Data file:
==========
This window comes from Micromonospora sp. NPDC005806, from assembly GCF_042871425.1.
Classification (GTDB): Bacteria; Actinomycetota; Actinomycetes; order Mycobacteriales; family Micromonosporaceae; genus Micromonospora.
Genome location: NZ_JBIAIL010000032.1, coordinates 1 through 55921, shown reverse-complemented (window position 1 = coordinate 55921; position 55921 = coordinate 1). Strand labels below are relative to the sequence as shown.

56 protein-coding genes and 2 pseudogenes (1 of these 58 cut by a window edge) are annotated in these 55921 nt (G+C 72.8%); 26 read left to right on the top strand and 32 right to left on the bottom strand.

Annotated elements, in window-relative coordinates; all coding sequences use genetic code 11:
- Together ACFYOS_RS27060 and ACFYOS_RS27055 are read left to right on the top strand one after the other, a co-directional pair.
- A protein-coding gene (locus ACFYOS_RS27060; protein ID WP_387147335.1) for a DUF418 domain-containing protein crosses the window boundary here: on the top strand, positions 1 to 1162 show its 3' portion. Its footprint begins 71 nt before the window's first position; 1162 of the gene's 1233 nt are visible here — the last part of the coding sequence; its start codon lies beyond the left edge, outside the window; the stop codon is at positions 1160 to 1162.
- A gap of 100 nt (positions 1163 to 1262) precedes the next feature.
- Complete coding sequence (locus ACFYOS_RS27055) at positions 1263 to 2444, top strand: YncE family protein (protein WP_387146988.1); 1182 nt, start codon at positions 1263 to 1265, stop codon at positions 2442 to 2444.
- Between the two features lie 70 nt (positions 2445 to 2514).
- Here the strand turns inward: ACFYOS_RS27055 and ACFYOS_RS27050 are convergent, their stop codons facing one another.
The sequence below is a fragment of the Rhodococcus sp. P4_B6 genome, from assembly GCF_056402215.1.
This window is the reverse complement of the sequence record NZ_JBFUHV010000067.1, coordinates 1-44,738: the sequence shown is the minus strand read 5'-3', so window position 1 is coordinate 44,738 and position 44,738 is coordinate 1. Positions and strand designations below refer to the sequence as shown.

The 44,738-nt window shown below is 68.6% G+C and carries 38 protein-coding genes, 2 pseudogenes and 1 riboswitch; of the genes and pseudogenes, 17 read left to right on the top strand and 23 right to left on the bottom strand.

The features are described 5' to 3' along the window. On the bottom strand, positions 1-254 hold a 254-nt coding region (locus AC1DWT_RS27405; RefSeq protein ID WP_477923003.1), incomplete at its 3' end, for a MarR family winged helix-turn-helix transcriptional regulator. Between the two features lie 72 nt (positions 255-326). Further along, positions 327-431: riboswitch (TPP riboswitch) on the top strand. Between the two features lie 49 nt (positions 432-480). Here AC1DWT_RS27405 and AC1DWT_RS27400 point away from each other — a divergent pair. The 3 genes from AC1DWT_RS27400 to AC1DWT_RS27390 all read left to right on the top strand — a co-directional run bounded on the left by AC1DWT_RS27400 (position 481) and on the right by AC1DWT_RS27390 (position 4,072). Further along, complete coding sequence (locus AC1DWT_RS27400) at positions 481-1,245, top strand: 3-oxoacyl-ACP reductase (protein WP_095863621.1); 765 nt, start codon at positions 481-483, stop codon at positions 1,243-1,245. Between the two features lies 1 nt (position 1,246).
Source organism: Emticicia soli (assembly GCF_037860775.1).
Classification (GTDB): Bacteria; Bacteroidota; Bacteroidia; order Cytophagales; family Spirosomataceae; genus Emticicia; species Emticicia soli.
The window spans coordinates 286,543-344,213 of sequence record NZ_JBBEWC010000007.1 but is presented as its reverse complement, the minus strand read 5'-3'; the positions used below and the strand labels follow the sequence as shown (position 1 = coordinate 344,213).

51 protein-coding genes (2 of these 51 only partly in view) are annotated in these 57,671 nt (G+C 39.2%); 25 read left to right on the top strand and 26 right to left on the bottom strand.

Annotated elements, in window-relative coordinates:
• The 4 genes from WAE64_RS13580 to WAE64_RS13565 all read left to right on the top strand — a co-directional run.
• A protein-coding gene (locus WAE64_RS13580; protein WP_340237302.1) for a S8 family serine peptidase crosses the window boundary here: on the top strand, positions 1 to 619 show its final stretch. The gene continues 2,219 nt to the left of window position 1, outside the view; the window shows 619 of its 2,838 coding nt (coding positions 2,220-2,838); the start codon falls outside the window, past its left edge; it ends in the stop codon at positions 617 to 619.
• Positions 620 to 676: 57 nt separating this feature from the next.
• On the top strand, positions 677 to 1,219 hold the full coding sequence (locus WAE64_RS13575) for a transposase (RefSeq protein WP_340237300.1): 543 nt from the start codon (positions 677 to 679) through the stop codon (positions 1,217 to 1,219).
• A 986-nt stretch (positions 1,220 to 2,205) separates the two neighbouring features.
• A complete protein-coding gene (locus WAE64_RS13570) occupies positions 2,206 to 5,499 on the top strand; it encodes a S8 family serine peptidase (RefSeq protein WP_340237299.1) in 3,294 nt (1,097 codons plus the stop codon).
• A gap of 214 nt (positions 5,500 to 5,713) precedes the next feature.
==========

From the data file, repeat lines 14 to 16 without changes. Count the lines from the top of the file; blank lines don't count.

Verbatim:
The 44,738-nt window shown below is 68.6% G+C and carries 38 protein-coding genes, 2 pseudogenes and 1 riboswitch; of the genes and pseudogenes, 17 read left to right on the top strand and 23 right to left on the bottom strand.

The features are described 5' to 3' along the window. On the bottom strand, positions 1-254 hold a 254-nt coding region (locus AC1DWT_RS27405; RefSeq protein ID WP_477923003.1), incomplete at its 3' end, for a MarR family winged helix-turn-helix transcriptional regulator. Between the two features lie 72 nt (positions 255-326). Further along, positions 327-431: riboswitch (TPP riboswitch) on the top strand. Between the two features lie 49 nt (positions 432-480). Here AC1DWT_RS27405 and AC1DWT_RS27400 point away from each other — a divergent pair. The 3 genes from AC1DWT_RS27400 to AC1DWT_RS27390 all read left to right on the top strand — a co-directional run bounded on the left by AC1DWT_RS27400 (position 481) and on the right by AC1DWT_RS27390 (position 4,072). Further along, complete coding sequence (locus AC1DWT_RS27400) at positions 481-1,245, top strand: 3-oxoacyl-ACP reductase (protein WP_095863621.1); 765 nt, start codon at positions 481-483, stop codon at positions 1,243-1,245. Between the two features lies 1 nt (position 1,246).
Source organism: Emticicia soli (assembly GCF_037860775.1).